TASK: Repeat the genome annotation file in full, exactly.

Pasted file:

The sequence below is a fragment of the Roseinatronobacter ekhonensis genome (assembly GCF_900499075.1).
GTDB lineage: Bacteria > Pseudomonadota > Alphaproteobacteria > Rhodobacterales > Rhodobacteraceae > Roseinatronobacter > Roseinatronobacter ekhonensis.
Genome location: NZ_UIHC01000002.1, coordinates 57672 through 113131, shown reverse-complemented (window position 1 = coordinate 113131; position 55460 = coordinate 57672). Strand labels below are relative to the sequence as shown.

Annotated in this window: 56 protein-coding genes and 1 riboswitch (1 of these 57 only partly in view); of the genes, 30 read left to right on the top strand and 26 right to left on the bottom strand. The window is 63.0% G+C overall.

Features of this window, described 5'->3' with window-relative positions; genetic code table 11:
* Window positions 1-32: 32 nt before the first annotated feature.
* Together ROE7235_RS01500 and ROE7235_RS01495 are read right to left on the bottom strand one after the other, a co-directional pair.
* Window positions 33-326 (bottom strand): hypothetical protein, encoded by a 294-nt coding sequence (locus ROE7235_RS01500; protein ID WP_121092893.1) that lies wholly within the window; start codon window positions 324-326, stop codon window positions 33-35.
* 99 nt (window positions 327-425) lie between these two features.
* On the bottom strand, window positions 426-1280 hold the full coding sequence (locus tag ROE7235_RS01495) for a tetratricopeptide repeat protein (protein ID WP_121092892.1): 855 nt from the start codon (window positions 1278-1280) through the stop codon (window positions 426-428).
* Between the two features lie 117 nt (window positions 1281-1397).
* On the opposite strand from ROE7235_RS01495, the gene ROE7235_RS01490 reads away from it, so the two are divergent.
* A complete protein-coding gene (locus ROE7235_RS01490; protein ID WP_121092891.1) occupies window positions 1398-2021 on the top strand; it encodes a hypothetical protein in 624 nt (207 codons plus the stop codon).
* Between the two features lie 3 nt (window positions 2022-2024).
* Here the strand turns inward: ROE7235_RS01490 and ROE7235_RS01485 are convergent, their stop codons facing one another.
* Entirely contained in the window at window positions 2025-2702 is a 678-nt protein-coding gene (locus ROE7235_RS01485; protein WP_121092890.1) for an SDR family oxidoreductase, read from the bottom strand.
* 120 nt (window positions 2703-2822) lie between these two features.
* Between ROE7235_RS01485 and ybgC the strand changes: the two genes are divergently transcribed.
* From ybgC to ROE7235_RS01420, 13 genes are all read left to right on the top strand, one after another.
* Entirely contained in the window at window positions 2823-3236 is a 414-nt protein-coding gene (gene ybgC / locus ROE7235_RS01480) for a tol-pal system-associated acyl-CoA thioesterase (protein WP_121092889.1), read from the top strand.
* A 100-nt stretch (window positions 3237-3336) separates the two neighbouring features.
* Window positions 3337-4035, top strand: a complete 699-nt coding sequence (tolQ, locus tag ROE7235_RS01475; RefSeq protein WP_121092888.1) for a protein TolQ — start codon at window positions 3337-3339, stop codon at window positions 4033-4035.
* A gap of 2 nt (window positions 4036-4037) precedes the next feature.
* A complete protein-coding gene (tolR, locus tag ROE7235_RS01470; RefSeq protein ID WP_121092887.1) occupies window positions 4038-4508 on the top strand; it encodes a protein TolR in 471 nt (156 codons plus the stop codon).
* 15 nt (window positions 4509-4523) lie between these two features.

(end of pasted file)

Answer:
The sequence below is a fragment of the Roseinatronobacter ekhonensis genome (assembly GCF_900499075.1).
GTDB lineage: Bacteria > Pseudomonadota > Alphaproteobacteria > Rhodobacterales > Rhodobacteraceae > Roseinatronobacter > Roseinatronobacter ekhonensis.
Genome location: NZ_UIHC01000002.1, coordinates 57672 through 113131, shown reverse-complemented (window position 1 = coordinate 113131; position 55460 = coordinate 57672). Strand labels below are relative to the sequence as shown.

Annotated in this window: 56 protein-coding genes and 1 riboswitch (1 of these 57 only partly in view); of the genes, 30 read left to right on the top strand and 26 right to left on the bottom strand. The window is 63.0% G+C overall.

Features of this window, described 5'->3' with window-relative positions; genetic code table 11:
* Window positions 1-32: 32 nt before the first annotated feature.
* Together ROE7235_RS01500 and ROE7235_RS01495 are read right to left on the bottom strand one after the other, a co-directional pair.
* Window positions 33-326 (bottom strand): hypothetical protein, encoded by a 294-nt coding sequence (locus ROE7235_RS01500; protein ID WP_121092893.1) that lies wholly within the window; start codon window positions 324-326, stop codon window positions 33-35.
* 99 nt (window positions 327-425) lie between these two features.
* On the bottom strand, window positions 426-1280 hold the full coding sequence (locus tag ROE7235_RS01495) for a tetratricopeptide repeat protein (protein ID WP_121092892.1): 855 nt from the start codon (window positions 1278-1280) through the stop codon (window positions 426-428).
* Between the two features lie 117 nt (window positions 1281-1397).
* On the opposite strand from ROE7235_RS01495, the gene ROE7235_RS01490 reads away from it, so the two are divergent.
* A complete protein-coding gene (locus ROE7235_RS01490; protein ID WP_121092891.1) occupies window positions 1398-2021 on the top strand; it encodes a hypothetical protein in 624 nt (207 codons plus the stop codon).
* Between the two features lie 3 nt (window positions 2022-2024).
* Here the strand turns inward: ROE7235_RS01490 and ROE7235_RS01485 are convergent, their stop codons facing one another.
* Entirely contained in the window at window positions 2025-2702 is a 678-nt protein-coding gene (locus ROE7235_RS01485; protein WP_121092890.1) for an SDR family oxidoreductase, read from the bottom strand.
* 120 nt (window positions 2703-2822) lie between these two features.
* Between ROE7235_RS01485 and ybgC the strand changes: the two genes are divergently transcribed.
* From ybgC to ROE7235_RS01420, 13 genes are all read left to right on the top strand, one after another.
* Entirely contained in the window at window positions 2823-3236 is a 414-nt protein-coding gene (gene ybgC / locus ROE7235_RS01480) for a tol-pal system-associated acyl-CoA thioesterase (protein WP_121092889.1), read from the top strand.
* A 100-nt stretch (window positions 3237-3336) separates the two neighbouring features.
* Window positions 3337-4035, top strand: a complete 699-nt coding sequence (tolQ, locus tag ROE7235_RS01475; RefSeq protein WP_121092888.1) for a protein TolQ — start codon at window positions 3337-3339, stop codon at window positions 4033-4035.
* A gap of 2 nt (window positions 4036-4037) precedes the next feature.
* A complete protein-coding gene (tolR, locus tag ROE7235_RS01470; RefSeq protein ID WP_121092887.1) occupies window positions 4038-4508 on the top strand; it encodes a protein TolR in 471 nt (156 codons plus the stop codon).
* 15 nt (window positions 4509-4523) lie between these two features.